Kepler’s Laws of Planetary Motion

22.03.2015 |

Episode #5 of the course “Scientific laws and theories everyone should know”

For thousands of years, researchers fought both each other and members of the clergy about whether the planets orbited the sun. In the 16th century, Copernicus demonstrated his questionable idea of a heliocentric solar system. In such a system, the planets had a sun that they revolved around, instead of everything revolving around the Earth. But Johannes Kepler would be the one to establish a precise scientific foundation for the planets’ movements. He added to Tycho Brahe’s work, as well as other scientists, to establish his planetary motion laws. Although the rationale behind his movement theories has been virtually discredited, the planetary motion that he describes is still considered an accurate characterization.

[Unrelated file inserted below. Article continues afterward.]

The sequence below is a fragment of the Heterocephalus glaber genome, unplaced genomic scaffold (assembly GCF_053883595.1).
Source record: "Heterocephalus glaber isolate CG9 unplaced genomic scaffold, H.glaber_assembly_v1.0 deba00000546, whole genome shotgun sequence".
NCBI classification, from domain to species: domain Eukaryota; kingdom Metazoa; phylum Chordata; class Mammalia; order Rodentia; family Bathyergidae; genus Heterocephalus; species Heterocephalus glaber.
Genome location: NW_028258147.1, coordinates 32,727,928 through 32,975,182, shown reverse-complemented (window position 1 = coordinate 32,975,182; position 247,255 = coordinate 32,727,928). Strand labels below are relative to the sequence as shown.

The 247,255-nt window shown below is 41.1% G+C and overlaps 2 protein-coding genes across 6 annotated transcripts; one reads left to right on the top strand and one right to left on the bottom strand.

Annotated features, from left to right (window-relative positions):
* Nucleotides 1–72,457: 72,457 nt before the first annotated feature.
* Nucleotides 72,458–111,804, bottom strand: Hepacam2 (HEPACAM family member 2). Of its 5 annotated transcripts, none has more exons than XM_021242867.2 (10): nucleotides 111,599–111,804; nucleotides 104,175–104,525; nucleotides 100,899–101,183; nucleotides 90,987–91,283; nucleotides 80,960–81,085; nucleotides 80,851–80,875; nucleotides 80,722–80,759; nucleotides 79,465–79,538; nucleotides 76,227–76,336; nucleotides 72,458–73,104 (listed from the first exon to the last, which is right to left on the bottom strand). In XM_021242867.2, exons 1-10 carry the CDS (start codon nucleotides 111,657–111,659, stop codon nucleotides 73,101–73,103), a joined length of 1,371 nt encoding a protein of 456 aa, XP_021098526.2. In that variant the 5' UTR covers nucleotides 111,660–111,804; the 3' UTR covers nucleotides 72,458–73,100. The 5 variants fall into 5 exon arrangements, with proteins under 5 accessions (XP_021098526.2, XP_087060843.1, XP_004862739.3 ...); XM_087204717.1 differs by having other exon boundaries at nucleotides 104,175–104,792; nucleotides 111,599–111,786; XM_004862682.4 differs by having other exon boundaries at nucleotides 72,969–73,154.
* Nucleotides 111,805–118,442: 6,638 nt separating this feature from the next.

Kepler authored three laws of planetary motion in the 17th century to demonstrate how planets move around the sun (and not the sun around the planets). First, the Law of Orbits tells us that planets make an elliptical path around the sun. Second, the Law of Areas tells us that the line that connects a planet to the sun will span a range that evens out over time. So, if you are gauging how much area is formed by sketching a line from the sun to the earth, and you record the Earth’s movements over a month’s time, the calculated field will not change. The area remains the same regardless of exactly where the Earth is in its orbit when you begin your calculations and measurements.

Third, the Law of Periods lets us clearly establish an interchange with a planet’s period of orbit and how far it is from the sun. Because of this law, we now know that a planet that is a shorter distance to the sun, such as Venus, has a much shorter period of orbit than a planet that is farther away like Neptune.


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